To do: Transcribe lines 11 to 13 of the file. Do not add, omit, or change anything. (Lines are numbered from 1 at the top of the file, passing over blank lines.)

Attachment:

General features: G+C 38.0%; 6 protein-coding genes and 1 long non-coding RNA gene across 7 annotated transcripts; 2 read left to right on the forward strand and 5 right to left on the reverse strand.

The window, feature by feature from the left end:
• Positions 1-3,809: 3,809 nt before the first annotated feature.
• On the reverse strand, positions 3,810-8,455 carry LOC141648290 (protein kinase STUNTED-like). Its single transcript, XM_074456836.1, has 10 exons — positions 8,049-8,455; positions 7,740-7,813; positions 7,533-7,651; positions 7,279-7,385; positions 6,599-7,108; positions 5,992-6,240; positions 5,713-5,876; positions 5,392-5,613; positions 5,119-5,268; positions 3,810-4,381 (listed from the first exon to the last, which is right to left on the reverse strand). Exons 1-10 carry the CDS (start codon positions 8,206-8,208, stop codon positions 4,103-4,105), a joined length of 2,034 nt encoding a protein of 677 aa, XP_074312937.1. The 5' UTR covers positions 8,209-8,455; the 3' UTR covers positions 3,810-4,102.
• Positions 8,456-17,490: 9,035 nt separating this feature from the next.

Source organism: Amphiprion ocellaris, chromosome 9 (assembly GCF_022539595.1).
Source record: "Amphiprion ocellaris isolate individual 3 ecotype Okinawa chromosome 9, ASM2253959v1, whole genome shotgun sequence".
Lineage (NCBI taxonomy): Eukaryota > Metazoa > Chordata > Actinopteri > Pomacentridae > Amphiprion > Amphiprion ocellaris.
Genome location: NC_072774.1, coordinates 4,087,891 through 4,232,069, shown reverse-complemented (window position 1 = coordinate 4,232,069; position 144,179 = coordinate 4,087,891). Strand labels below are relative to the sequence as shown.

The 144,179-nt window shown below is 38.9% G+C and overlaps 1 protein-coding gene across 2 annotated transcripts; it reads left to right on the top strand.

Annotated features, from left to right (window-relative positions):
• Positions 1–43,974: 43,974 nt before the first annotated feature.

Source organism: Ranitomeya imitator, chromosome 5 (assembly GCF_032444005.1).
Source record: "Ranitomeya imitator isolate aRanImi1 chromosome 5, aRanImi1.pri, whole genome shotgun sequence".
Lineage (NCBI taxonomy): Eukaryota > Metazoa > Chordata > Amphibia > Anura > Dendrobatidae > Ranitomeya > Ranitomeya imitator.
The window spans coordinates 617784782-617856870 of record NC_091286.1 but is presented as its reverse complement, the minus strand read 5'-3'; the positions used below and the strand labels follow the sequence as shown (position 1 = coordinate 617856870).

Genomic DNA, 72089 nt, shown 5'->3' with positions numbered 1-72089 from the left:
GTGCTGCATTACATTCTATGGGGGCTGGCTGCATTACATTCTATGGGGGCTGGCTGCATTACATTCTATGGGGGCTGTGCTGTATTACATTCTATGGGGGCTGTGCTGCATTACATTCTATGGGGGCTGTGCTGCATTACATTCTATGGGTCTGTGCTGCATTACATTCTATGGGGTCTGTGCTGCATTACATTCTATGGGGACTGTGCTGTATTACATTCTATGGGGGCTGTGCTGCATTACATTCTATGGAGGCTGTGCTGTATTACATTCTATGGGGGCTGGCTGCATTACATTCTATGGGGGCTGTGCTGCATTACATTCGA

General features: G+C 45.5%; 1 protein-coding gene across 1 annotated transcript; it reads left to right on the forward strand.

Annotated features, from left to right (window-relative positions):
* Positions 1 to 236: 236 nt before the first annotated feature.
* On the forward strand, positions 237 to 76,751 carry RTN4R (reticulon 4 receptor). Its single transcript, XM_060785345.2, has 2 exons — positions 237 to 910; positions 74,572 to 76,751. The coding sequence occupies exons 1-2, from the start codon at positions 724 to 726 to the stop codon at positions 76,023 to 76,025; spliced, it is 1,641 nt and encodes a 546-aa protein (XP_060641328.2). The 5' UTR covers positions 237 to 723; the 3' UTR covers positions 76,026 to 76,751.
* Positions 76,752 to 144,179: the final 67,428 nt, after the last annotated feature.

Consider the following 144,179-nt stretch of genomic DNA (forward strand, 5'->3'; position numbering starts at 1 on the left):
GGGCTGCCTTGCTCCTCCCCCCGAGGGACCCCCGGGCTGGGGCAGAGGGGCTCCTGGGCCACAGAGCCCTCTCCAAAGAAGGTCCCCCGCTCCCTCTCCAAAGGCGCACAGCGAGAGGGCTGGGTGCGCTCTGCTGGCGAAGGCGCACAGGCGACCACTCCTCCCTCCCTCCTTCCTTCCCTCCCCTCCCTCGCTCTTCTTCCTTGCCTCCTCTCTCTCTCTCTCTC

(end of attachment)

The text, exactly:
Annotated features, from left to right (window-relative positions):
• Positions 1–43,974: 43,974 nt before the first annotated feature.

Source organism: Ranitomeya imitator, chromosome 5 (assembly GCF_032444005.1).